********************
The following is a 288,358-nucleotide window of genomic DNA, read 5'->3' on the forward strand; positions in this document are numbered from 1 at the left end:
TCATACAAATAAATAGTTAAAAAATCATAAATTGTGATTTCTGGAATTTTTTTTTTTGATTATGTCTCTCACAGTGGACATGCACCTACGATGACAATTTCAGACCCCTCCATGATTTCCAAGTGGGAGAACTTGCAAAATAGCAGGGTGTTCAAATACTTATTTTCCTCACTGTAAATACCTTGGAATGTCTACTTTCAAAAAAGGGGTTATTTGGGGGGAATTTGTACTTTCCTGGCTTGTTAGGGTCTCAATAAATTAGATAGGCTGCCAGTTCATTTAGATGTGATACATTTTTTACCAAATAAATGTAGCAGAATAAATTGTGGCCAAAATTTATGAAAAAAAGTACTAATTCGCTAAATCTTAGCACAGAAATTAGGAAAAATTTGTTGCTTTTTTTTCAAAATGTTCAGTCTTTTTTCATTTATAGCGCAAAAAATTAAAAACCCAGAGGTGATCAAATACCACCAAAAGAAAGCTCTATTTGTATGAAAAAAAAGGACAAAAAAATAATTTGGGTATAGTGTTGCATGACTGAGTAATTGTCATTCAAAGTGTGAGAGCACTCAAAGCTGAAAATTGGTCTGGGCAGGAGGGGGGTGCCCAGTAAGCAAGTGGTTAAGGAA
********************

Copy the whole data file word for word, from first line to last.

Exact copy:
The following is a 288,358-nucleotide window of genomic DNA, read 5'->3' on the forward strand; positions in this document are numbered from 1 at the left end:
TCATACAAATAAATAGTTAAAAAATCATAAATTGTGATTTCTGGAATTTTTTTTTTTGATTATGTCTCTCACAGTGGACATGCACCTACGATGACAATTTCAGACCCCTCCATGATTTCCAAGTGGGAGAACTTGCAAAATAGCAGGGTGTTCAAATACTTATTTTCCTCACTGTAAATACCTTGGAATGTCTACTTTCAAAAAAGGGGTTATTTGGGGGGAATTTGTACTTTCCTGGCTTGTTAGGGTCTCAATAAATTAGATAGGCTGCCAGTTCATTTAGATGTGATACATTTTTTACCAAATAAATGTAGCAGAATAAATTGTGGCCAAAATTTATGAAAAAAAGTACTAATTCGCTAAATCTTAGCACAGAAATTAGGAAAAATTTGTTGCTTTTTTTTCAAAATGTTCAGTCTTTTTTCATTTATAGCGCAAAAAATTAAAAACCCAGAGGTGATCAAATACCACCAAAAGAAAGCTCTATTTGTATGAAAAAAAAGGACAAAAAAATAATTTGGGTATAGTGTTGCATGACTGAGTAATTGTCATTCAAAGTGTGAGAGCACTCAAAGCTGAAAATTGGTCTGGGCAGGAGGGGGGTGCCCAGTAAGCAAGTGGTTAAGGAA